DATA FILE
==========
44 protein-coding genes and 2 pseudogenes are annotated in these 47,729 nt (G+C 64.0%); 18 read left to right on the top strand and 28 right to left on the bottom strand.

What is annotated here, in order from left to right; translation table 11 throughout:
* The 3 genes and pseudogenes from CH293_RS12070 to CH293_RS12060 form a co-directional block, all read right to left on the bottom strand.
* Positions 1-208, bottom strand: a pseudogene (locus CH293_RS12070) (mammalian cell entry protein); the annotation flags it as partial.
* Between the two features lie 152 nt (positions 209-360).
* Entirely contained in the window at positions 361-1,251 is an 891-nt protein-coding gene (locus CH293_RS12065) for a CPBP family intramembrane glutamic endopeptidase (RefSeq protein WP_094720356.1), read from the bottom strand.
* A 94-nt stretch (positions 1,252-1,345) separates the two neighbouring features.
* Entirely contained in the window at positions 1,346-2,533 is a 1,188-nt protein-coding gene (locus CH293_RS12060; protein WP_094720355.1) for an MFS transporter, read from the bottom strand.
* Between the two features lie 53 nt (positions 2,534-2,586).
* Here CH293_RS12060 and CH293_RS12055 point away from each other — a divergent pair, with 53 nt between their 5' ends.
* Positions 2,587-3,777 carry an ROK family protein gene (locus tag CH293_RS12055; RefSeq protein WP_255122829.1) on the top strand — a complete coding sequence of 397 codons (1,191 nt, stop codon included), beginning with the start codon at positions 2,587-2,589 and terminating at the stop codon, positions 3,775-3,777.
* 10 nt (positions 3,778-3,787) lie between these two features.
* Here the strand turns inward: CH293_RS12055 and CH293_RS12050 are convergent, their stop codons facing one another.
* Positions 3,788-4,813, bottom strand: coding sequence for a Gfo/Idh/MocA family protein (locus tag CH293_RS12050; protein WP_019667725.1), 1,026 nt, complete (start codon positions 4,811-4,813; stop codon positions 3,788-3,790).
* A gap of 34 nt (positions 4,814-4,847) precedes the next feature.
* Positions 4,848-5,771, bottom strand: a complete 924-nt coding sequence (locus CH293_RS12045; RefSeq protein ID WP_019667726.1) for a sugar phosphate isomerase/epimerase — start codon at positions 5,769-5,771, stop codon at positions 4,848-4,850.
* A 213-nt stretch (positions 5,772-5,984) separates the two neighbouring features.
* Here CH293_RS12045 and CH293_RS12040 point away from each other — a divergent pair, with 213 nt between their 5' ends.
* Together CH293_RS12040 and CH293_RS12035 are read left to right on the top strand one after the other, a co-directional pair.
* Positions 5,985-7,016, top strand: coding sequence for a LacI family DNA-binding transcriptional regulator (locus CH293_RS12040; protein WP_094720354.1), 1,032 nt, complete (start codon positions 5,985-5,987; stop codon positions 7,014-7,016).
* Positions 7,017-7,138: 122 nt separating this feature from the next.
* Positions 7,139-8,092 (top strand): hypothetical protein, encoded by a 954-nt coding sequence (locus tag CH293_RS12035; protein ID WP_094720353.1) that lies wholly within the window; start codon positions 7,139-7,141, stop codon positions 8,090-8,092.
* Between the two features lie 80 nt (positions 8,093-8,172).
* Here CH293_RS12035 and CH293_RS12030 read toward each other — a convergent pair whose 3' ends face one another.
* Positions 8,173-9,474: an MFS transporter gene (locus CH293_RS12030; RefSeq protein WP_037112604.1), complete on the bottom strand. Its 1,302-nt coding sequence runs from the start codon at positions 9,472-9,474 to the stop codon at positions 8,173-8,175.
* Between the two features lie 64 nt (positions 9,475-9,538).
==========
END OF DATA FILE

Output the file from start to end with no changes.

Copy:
44 protein-coding genes and 2 pseudogenes are annotated in these 47,729 nt (G+C 64.0%); 18 read left to right on the top strand and 28 right to left on the bottom strand.

What is annotated here, in order from left to right; translation table 11 throughout:
* The 3 genes and pseudogenes from CH293_RS12070 to CH293_RS12060 form a co-directional block, all read right to left on the bottom strand.
* Positions 1-208, bottom strand: a pseudogene (locus CH293_RS12070) (mammalian cell entry protein); the annotation flags it as partial.
* Between the two features lie 152 nt (positions 209-360).
* Entirely contained in the window at positions 361-1,251 is an 891-nt protein-coding gene (locus CH293_RS12065) for a CPBP family intramembrane glutamic endopeptidase (RefSeq protein WP_094720356.1), read from the bottom strand.
* A 94-nt stretch (positions 1,252-1,345) separates the two neighbouring features.
* Entirely contained in the window at positions 1,346-2,533 is a 1,188-nt protein-coding gene (locus CH293_RS12060; protein WP_094720355.1) for an MFS transporter, read from the bottom strand.
* Between the two features lie 53 nt (positions 2,534-2,586).
* Here CH293_RS12060 and CH293_RS12055 point away from each other — a divergent pair, with 53 nt between their 5' ends.
* Positions 2,587-3,777 carry an ROK family protein gene (locus tag CH293_RS12055; RefSeq protein WP_255122829.1) on the top strand — a complete coding sequence of 397 codons (1,191 nt, stop codon included), beginning with the start codon at positions 2,587-2,589 and terminating at the stop codon, positions 3,775-3,777.
* 10 nt (positions 3,778-3,787) lie between these two features.
* Here the strand turns inward: CH293_RS12055 and CH293_RS12050 are convergent, their stop codons facing one another.
* Positions 3,788-4,813, bottom strand: coding sequence for a Gfo/Idh/MocA family protein (locus tag CH293_RS12050; protein WP_019667725.1), 1,026 nt, complete (start codon positions 4,811-4,813; stop codon positions 3,788-3,790).
* A gap of 34 nt (positions 4,814-4,847) precedes the next feature.
* Positions 4,848-5,771, bottom strand: a complete 924-nt coding sequence (locus CH293_RS12045; RefSeq protein ID WP_019667726.1) for a sugar phosphate isomerase/epimerase — start codon at positions 5,769-5,771, stop codon at positions 4,848-4,850.
* A 213-nt stretch (positions 5,772-5,984) separates the two neighbouring features.
* Here CH293_RS12045 and CH293_RS12040 point away from each other — a divergent pair, with 213 nt between their 5' ends.
* Together CH293_RS12040 and CH293_RS12035 are read left to right on the top strand one after the other, a co-directional pair.
* Positions 5,985-7,016, top strand: coding sequence for a LacI family DNA-binding transcriptional regulator (locus CH293_RS12040; protein WP_094720354.1), 1,032 nt, complete (start codon positions 5,985-5,987; stop codon positions 7,014-7,016).
* Positions 7,017-7,138: 122 nt separating this feature from the next.
* Positions 7,139-8,092 (top strand): hypothetical protein, encoded by a 954-nt coding sequence (locus tag CH293_RS12035; protein ID WP_094720353.1) that lies wholly within the window; start codon positions 7,139-7,141, stop codon positions 8,090-8,092.
* Between the two features lie 80 nt (positions 8,093-8,172).
* Here CH293_RS12035 and CH293_RS12030 read toward each other — a convergent pair whose 3' ends face one another.
* Positions 8,173-9,474: an MFS transporter gene (locus CH293_RS12030; RefSeq protein WP_037112604.1), complete on the bottom strand. Its 1,302-nt coding sequence runs from the start codon at positions 9,472-9,474 to the stop codon at positions 8,173-8,175.
* Between the two features lie 64 nt (positions 9,475-9,538).